Do You Have Asthma?
Find out who's at risk.
June 19, 2000 -- Having had a daughter and an ex-husband with asthma, Marjorie Malloy of Los Angeles was well informed about the disease. She just never expected to contract it herself, especially well into adulthood.
When her symptoms started more than a dozen years ago, she attributed them to almost everything but asthma. "At first I thought it was bronchitis, because I was getting over a bad cold," says Malloy, a grandmother who won't tell her exact age. "I also considered it might be allergies. I was shocked when the doctor said it was asthma. I thought, 'Where did this come from at my age?' "
While many people tend to characterize asthma as a childhood disease, it can persist throughout life and, as in Malloy's case, can even develop later in life.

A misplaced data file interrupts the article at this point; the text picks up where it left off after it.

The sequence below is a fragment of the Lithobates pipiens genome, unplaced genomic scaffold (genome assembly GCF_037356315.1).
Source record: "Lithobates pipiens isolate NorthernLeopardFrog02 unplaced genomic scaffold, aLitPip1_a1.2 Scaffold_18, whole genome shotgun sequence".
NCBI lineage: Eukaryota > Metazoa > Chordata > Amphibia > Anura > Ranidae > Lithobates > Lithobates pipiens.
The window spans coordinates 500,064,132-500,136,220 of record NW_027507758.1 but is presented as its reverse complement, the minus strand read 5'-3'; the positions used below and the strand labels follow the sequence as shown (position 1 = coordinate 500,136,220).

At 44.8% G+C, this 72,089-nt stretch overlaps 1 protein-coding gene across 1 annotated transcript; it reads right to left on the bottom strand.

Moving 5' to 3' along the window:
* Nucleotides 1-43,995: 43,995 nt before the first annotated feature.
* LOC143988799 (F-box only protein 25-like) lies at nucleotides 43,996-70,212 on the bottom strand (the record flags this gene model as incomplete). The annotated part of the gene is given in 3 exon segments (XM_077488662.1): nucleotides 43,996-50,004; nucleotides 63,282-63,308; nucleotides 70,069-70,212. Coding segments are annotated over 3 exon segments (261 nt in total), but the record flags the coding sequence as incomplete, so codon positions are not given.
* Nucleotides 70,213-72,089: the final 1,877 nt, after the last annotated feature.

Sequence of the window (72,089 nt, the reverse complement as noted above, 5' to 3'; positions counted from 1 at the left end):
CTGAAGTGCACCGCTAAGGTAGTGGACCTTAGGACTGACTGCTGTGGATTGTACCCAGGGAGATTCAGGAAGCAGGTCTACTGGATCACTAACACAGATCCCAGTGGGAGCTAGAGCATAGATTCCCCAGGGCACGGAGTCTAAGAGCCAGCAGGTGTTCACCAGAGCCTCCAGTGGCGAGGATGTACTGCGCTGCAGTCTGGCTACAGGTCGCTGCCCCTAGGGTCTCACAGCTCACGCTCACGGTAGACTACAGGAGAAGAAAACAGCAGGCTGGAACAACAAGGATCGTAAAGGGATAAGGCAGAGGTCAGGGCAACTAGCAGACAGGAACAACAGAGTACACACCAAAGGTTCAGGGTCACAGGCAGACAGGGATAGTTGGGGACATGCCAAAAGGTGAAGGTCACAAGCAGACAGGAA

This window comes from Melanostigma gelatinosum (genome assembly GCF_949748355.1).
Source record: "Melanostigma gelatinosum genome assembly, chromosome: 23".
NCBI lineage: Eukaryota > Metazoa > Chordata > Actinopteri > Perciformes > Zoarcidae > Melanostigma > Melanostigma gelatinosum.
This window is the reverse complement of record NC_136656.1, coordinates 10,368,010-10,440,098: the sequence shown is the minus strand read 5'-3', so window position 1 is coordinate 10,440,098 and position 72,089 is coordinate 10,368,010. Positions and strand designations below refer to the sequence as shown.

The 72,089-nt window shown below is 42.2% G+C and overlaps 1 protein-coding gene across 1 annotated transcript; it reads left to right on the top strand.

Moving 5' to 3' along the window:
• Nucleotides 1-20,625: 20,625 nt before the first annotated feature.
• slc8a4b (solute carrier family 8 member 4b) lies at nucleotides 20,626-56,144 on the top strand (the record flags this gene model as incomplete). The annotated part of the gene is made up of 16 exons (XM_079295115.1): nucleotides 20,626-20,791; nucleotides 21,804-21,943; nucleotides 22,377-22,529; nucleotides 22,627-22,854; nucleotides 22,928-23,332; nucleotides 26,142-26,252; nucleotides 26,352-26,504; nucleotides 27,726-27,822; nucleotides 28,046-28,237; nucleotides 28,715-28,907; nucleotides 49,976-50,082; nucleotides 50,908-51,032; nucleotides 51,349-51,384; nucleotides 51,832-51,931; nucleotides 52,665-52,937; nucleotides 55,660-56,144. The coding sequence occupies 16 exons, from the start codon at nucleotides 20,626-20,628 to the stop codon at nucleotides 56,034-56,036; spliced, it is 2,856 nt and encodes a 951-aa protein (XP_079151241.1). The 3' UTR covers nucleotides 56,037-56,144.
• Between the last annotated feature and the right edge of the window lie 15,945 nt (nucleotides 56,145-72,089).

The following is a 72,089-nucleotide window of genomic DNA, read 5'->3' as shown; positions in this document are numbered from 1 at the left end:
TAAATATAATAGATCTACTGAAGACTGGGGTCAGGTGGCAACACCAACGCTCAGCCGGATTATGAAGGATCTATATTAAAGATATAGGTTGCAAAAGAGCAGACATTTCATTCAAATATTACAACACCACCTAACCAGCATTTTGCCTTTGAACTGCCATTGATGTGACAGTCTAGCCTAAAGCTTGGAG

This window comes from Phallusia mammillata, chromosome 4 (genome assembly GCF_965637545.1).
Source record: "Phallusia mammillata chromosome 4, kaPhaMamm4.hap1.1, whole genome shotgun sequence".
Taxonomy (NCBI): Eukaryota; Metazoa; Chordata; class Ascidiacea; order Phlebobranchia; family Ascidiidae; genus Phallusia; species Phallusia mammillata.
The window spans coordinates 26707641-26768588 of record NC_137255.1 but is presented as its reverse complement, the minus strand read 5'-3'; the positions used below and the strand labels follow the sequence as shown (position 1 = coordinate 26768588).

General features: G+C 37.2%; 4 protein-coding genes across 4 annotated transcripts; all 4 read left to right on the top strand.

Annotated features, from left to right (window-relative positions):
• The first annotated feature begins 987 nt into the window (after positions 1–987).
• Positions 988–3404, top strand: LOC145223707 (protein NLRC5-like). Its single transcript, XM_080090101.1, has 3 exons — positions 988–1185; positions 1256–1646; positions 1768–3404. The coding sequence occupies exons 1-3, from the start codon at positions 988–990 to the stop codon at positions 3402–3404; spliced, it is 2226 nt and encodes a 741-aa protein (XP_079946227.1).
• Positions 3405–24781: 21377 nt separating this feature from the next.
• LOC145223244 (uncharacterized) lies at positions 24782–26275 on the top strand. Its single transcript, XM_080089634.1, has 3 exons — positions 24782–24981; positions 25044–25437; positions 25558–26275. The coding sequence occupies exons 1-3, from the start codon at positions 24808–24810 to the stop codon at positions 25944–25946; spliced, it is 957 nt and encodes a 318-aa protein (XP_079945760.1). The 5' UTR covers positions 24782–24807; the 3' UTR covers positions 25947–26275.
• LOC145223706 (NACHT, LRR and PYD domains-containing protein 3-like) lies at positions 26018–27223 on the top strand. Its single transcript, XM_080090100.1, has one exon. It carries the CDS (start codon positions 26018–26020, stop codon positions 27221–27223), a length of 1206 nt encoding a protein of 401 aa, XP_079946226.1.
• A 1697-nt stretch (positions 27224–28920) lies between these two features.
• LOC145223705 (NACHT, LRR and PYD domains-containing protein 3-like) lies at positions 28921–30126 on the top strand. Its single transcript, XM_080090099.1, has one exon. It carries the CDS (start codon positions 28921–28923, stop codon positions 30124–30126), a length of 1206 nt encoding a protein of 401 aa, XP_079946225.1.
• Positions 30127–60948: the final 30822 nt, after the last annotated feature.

A Growing Problem
The number of people with asthma in the United States has more than doubled from 1980 to 1998, according to the Centers for Disease Control and Prevention (CDC), rising from 6.7 million to 17.3 million. And while the problem of childhood asthma is well publicized, the problem of adult asthma, including asthma in the elderly, is not as well known. Yet about 10% of those in the United States with asthma are age 65 and above, the CDC estimates.
The actual number, some experts believe, may be much higher. In a report published in the September 1999 issue of Chest, the journal of the American College of Chest Physicians, researchers found that asthma is going undiagnosed and is undertreated in the elderly. They based the findings on a study of 2,527 seniors, aged 65 and older, including 4% who had a current diagnosis of asthma and another 4% who reported symptoms of asthma during the past year but had not been given a diagnosis of asthma. (To find out more about asthma in adults, see
What Is Asthma in Adults?)
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